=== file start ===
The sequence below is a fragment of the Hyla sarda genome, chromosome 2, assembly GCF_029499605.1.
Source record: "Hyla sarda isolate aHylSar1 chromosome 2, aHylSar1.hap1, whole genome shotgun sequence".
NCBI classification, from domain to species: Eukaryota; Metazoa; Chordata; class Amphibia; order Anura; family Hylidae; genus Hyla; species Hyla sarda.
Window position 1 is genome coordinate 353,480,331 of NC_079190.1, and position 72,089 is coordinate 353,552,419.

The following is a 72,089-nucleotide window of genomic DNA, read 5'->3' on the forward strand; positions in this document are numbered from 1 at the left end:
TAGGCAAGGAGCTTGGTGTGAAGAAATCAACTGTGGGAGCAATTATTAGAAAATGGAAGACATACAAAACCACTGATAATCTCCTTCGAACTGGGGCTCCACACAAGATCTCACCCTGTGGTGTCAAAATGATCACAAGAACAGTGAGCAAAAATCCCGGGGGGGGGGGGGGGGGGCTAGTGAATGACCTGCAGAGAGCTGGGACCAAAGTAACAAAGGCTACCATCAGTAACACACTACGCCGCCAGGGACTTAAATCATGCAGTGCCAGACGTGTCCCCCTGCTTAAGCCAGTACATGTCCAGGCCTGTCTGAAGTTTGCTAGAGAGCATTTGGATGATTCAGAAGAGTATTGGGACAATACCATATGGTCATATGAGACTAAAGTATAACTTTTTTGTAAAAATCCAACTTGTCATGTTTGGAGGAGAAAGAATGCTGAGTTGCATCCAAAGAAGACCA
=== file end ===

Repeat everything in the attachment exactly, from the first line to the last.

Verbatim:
The sequence below is a fragment of the Hyla sarda genome, chromosome 2, assembly GCF_029499605.1.
Source record: "Hyla sarda isolate aHylSar1 chromosome 2, aHylSar1.hap1, whole genome shotgun sequence".
NCBI classification, from domain to species: Eukaryota; Metazoa; Chordata; class Amphibia; order Anura; family Hylidae; genus Hyla; species Hyla sarda.
Window position 1 is genome coordinate 353,480,331 of NC_079190.1, and position 72,089 is coordinate 353,552,419.

The following is a 72,089-nucleotide window of genomic DNA, read 5'->3' on the forward strand; positions in this document are numbered from 1 at the left end:
TAGGCAAGGAGCTTGGTGTGAAGAAATCAACTGTGGGAGCAATTATTAGAAAATGGAAGACATACAAAACCACTGATAATCTCCTTCGAACTGGGGCTCCACACAAGATCTCACCCTGTGGTGTCAAAATGATCACAAGAACAGTGAGCAAAAATCCCGGGGGGGGGGGGGGGGGGCTAGTGAATGACCTGCAGAGAGCTGGGACCAAAGTAACAAAGGCTACCATCAGTAACACACTACGCCGCCAGGGACTTAAATCATGCAGTGCCAGACGTGTCCCCCTGCTTAAGCCAGTACATGTCCAGGCCTGTCTGAAGTTTGCTAGAGAGCATTTGGATGATTCAGAAGAGTATTGGGACAATACCATATGGTCATATGAGACTAAAGTATAACTTTTTTGTAAAAATCCAACTTGTCATGTTTGGAGGAGAAAGAATGCTGAGTTGCATCCAAAGAAGACCA